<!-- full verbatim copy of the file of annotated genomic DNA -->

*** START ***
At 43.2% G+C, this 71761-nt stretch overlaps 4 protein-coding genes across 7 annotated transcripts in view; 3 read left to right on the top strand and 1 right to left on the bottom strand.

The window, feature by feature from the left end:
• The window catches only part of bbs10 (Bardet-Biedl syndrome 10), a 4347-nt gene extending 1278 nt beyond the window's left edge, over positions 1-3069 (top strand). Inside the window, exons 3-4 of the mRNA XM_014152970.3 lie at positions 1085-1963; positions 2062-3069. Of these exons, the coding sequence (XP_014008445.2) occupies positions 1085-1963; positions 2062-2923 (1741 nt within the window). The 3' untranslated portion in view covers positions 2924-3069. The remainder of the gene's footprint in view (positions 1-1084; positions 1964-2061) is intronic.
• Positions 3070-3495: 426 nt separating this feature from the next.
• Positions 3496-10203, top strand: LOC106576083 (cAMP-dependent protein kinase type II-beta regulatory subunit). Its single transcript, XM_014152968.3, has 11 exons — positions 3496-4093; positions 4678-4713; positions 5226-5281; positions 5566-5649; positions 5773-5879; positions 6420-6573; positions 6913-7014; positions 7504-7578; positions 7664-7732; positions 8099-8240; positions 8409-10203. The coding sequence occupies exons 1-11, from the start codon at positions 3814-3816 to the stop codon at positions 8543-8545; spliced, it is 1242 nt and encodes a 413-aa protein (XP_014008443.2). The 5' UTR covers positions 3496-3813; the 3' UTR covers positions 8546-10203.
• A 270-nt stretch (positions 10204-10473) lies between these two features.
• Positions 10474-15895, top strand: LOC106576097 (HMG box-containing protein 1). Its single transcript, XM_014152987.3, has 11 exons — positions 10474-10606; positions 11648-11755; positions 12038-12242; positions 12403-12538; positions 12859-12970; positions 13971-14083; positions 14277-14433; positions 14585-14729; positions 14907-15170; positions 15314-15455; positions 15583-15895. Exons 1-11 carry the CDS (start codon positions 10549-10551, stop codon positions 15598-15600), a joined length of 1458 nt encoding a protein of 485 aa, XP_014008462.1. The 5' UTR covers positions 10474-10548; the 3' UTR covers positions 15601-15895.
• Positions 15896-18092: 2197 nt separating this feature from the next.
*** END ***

At 43.2% G+C, this 71761-nt stretch overlaps 4 protein-coding genes across 7 annotated transcripts in view; 3 read left to right on the top strand and 1 right to left on the bottom strand.

The window, feature by feature from the left end:
• The window catches only part of bbs10 (Bardet-Biedl syndrome 10), a 4347-nt gene extending 1278 nt beyond the window's left edge, over positions 1-3069 (top strand). Inside the window, exons 3-4 of the mRNA XM_014152970.3 lie at positions 1085-1963; positions 2062-3069. Of these exons, the coding sequence (XP_014008445.2) occupies positions 1085-1963; positions 2062-2923 (1741 nt within the window). The 3' untranslated portion in view covers positions 2924-3069. The remainder of the gene's footprint in view (positions 1-1084; positions 1964-2061) is intronic.
• Positions 3070-3495: 426 nt separating this feature from the next.
• Positions 3496-10203, top strand: LOC106576083 (cAMP-dependent protein kinase type II-beta regulatory subunit). Its single transcript, XM_014152968.3, has 11 exons — positions 3496-4093; positions 4678-4713; positions 5226-5281; positions 5566-5649; positions 5773-5879; positions 6420-6573; positions 6913-7014; positions 7504-7578; positions 7664-7732; positions 8099-8240; positions 8409-10203. The coding sequence occupies exons 1-11, from the start codon at positions 3814-3816 to the stop codon at positions 8543-8545; spliced, it is 1242 nt and encodes a 413-aa protein (XP_014008443.2). The 5' UTR covers positions 3496-3813; the 3' UTR covers positions 8546-10203.
• A 270-nt stretch (positions 10204-10473) lies between these two features.
• Positions 10474-15895, top strand: LOC106576097 (HMG box-containing protein 1). Its single transcript, XM_014152987.3, has 11 exons — positions 10474-10606; positions 11648-11755; positions 12038-12242; positions 12403-12538; positions 12859-12970; positions 13971-14083; positions 14277-14433; positions 14585-14729; positions 14907-15170; positions 15314-15455; positions 15583-15895. Exons 1-11 carry the CDS (start codon positions 10549-10551, stop codon positions 15598-15600), a joined length of 1458 nt encoding a protein of 485 aa, XP_014008462.1. The 5' UTR covers positions 10474-10548; the 3' UTR covers positions 15601-15895.
• Positions 15896-18092: 2197 nt separating this feature from the next.